Changing requirements are no longer seen as an exception in the software evolution process. We have learned that change is now part of the process, and we must build systems that are adaptable. Monolithic special-purpose systems have a proven track record of failure to adapt. A blackboard distributed processing system is, on the other hand, flexible, extensible, robust, and easy to build. By distributing the processing load across several workstations, the system can make better, if not optimal, use of an institution's resources. By using the concurrency protection built into the operating system, the blackboard architecture ensures a robust solution as well as a cost effective one.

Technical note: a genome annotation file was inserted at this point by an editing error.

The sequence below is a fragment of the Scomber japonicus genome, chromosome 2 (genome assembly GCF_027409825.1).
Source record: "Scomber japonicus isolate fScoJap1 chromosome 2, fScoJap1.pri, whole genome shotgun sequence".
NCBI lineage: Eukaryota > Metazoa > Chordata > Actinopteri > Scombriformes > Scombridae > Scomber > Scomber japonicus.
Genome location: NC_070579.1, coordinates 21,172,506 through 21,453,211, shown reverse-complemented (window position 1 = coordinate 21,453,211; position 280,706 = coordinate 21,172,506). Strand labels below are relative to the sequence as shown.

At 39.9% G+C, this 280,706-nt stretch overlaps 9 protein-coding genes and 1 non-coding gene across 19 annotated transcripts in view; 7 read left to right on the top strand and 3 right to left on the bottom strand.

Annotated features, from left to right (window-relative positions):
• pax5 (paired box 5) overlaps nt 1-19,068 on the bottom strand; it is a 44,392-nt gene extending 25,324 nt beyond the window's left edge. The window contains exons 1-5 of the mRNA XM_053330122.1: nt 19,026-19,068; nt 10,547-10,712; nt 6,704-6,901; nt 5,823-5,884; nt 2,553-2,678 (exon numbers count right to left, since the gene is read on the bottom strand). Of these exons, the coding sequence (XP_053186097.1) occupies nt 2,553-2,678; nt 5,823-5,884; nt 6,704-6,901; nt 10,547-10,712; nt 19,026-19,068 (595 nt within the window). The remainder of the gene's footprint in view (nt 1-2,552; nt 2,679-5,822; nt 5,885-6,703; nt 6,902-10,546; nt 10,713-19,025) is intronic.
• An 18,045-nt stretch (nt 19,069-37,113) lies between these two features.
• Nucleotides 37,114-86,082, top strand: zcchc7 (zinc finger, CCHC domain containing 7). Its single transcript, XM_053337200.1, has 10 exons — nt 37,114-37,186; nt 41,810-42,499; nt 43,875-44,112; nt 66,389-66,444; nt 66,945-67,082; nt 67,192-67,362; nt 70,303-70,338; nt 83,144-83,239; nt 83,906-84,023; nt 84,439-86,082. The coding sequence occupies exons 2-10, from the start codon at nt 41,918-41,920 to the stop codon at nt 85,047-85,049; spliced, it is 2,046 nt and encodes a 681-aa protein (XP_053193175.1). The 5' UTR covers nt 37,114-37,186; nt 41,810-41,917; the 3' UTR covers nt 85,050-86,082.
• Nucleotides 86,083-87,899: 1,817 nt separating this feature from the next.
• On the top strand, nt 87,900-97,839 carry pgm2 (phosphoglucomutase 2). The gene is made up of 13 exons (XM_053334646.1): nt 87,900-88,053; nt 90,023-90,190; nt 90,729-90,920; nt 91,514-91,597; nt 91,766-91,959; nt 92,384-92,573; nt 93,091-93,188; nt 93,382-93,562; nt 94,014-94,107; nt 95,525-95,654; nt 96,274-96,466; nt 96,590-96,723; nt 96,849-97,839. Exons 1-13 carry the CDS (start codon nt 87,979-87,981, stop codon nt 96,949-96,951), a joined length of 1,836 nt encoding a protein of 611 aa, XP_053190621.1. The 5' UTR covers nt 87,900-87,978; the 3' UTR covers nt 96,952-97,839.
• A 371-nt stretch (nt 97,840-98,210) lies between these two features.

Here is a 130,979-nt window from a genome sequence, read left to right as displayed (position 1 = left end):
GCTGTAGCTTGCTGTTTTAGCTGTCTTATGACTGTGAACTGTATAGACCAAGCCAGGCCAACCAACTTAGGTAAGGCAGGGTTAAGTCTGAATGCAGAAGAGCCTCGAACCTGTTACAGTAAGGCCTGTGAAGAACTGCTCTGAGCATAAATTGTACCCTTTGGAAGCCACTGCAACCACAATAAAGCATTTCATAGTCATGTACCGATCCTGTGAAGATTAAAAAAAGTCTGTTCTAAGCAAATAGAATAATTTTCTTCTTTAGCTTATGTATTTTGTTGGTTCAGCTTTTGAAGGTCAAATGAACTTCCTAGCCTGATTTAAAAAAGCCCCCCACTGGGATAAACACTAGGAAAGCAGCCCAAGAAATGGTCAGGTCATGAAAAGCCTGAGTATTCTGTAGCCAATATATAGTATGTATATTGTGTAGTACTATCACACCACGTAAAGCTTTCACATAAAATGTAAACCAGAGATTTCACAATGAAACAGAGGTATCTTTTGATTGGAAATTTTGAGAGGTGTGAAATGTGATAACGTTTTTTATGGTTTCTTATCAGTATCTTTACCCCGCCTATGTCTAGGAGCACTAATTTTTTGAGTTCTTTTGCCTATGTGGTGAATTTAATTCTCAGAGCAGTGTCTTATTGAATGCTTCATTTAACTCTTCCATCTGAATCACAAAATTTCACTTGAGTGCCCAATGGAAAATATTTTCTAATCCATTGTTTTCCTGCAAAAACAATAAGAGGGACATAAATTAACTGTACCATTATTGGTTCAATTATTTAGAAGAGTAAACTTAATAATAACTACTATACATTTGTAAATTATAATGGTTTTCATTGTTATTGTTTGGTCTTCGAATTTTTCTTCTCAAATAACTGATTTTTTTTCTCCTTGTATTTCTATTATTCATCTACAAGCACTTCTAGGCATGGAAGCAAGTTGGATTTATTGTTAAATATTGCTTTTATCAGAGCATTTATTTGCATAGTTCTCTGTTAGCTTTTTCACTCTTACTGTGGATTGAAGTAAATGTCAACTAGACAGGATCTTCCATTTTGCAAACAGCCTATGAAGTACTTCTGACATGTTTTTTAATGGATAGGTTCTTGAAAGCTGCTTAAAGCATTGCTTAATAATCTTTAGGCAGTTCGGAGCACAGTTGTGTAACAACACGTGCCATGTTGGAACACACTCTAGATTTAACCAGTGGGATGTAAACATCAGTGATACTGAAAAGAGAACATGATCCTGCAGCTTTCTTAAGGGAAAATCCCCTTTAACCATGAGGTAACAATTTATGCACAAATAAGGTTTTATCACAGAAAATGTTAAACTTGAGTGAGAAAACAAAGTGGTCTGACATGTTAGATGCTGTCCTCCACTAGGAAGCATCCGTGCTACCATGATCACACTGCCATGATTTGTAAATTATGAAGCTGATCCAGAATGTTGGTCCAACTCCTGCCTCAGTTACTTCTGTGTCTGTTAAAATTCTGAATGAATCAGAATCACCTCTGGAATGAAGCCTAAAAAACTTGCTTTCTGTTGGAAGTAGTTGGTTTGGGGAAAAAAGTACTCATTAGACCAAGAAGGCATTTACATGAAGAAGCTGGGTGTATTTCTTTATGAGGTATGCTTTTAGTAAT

Nii, H. P. 1989, in Blackboard Architectures and Applications, ed. V. Jagannathan, R. Dodhiawala, & L. Baum, (San Diego, Academic Press), p. xix